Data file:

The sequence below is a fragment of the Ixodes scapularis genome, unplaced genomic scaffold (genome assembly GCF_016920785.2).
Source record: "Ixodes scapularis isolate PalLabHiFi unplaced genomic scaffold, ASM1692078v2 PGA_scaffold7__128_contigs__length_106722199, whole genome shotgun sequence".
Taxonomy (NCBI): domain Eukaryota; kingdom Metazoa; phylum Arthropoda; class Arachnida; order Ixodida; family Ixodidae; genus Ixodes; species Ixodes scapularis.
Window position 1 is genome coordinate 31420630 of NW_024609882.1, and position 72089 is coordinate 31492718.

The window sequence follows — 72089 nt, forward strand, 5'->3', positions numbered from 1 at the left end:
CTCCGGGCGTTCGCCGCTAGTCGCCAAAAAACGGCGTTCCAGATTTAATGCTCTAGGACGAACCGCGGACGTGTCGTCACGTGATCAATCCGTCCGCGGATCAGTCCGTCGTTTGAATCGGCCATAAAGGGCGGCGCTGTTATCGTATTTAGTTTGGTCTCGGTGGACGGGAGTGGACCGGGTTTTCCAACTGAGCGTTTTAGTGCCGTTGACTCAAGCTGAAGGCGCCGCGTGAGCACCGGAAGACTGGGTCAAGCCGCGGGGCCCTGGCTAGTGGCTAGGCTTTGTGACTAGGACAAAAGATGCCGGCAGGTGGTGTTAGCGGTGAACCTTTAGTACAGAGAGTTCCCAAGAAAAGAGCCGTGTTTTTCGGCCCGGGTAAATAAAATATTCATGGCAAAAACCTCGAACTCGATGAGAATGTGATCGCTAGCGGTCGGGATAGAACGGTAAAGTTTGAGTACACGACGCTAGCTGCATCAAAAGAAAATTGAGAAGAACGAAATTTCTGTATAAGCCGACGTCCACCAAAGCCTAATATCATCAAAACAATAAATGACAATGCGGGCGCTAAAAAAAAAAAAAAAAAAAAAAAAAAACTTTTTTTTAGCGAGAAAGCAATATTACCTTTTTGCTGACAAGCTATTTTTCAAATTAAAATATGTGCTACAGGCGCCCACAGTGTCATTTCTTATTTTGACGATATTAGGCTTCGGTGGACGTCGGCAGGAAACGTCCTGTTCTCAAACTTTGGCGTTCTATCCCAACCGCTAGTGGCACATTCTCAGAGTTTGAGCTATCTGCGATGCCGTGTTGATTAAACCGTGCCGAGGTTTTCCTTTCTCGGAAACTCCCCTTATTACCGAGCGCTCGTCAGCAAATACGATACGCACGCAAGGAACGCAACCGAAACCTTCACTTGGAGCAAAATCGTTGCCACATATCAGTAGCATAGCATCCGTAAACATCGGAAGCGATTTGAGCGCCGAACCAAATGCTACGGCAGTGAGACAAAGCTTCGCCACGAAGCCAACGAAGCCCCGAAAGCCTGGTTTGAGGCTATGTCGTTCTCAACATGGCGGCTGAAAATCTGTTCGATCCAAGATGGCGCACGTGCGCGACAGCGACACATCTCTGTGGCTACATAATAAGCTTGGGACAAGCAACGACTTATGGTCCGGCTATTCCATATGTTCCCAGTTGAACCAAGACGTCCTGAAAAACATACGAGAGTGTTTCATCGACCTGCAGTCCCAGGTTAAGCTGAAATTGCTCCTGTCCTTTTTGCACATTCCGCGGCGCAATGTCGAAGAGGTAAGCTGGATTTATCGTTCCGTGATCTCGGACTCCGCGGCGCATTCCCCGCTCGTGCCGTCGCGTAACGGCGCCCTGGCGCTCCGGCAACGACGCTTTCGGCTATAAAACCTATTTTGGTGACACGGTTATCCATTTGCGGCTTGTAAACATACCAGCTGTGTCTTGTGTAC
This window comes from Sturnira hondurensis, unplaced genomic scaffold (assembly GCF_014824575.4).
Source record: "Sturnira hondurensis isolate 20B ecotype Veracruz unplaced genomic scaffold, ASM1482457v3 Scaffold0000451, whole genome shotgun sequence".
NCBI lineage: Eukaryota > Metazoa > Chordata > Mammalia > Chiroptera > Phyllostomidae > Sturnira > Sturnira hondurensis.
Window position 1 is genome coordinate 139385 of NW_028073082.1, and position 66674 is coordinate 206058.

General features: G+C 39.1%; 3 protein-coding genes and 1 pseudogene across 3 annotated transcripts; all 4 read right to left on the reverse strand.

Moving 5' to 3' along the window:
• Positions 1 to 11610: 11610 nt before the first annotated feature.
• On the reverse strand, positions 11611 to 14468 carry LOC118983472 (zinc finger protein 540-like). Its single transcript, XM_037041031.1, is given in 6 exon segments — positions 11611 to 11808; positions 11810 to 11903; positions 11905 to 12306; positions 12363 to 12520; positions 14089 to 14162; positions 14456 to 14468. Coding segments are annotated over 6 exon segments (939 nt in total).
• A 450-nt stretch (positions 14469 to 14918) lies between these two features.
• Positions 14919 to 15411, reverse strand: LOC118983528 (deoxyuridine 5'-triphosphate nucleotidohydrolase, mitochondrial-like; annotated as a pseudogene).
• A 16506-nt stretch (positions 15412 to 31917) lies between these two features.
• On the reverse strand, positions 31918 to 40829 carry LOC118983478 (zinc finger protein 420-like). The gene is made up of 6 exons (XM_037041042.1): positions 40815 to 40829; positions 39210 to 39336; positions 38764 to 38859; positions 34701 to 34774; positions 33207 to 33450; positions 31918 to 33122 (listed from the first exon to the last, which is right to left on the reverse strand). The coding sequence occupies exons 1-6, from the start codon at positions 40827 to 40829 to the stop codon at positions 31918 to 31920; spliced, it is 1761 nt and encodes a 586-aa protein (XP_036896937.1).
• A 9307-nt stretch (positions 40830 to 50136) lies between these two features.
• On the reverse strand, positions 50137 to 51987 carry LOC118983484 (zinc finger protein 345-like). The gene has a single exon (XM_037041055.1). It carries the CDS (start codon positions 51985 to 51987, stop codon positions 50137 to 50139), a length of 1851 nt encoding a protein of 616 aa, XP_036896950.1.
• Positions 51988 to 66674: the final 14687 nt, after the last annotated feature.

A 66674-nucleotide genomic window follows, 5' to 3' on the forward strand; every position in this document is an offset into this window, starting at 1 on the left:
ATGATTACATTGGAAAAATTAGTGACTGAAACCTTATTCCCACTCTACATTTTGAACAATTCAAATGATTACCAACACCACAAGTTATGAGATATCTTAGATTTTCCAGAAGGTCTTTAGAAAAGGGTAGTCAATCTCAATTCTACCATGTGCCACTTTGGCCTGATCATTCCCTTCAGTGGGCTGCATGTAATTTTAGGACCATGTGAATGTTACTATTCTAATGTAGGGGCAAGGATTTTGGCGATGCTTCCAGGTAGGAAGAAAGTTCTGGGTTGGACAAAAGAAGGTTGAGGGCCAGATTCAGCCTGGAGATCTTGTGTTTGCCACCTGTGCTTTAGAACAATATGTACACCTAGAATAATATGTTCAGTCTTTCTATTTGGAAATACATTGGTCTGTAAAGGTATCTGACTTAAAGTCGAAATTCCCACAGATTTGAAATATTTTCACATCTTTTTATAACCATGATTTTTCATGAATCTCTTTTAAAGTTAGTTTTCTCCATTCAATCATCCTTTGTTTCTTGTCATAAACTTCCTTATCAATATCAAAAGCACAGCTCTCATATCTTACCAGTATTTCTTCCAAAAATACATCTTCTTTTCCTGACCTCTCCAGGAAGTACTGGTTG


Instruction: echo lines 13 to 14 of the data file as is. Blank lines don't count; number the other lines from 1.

• Positions 1 to 11610: 11610 nt before the first annotated feature.
• On the reverse strand, positions 11611 to 14468 carry LOC118983472 (zinc finger protein 540-like). Its single transcript, XM_037041031.1, is given in 6 exon segments — positions 11611 to 11808; positions 11810 to 11903; positions 11905 to 12306; positions 12363 to 12520; positions 14089 to 14162; positions 14456 to 14468. Coding segments are annotated over 6 exon segments (939 nt in total).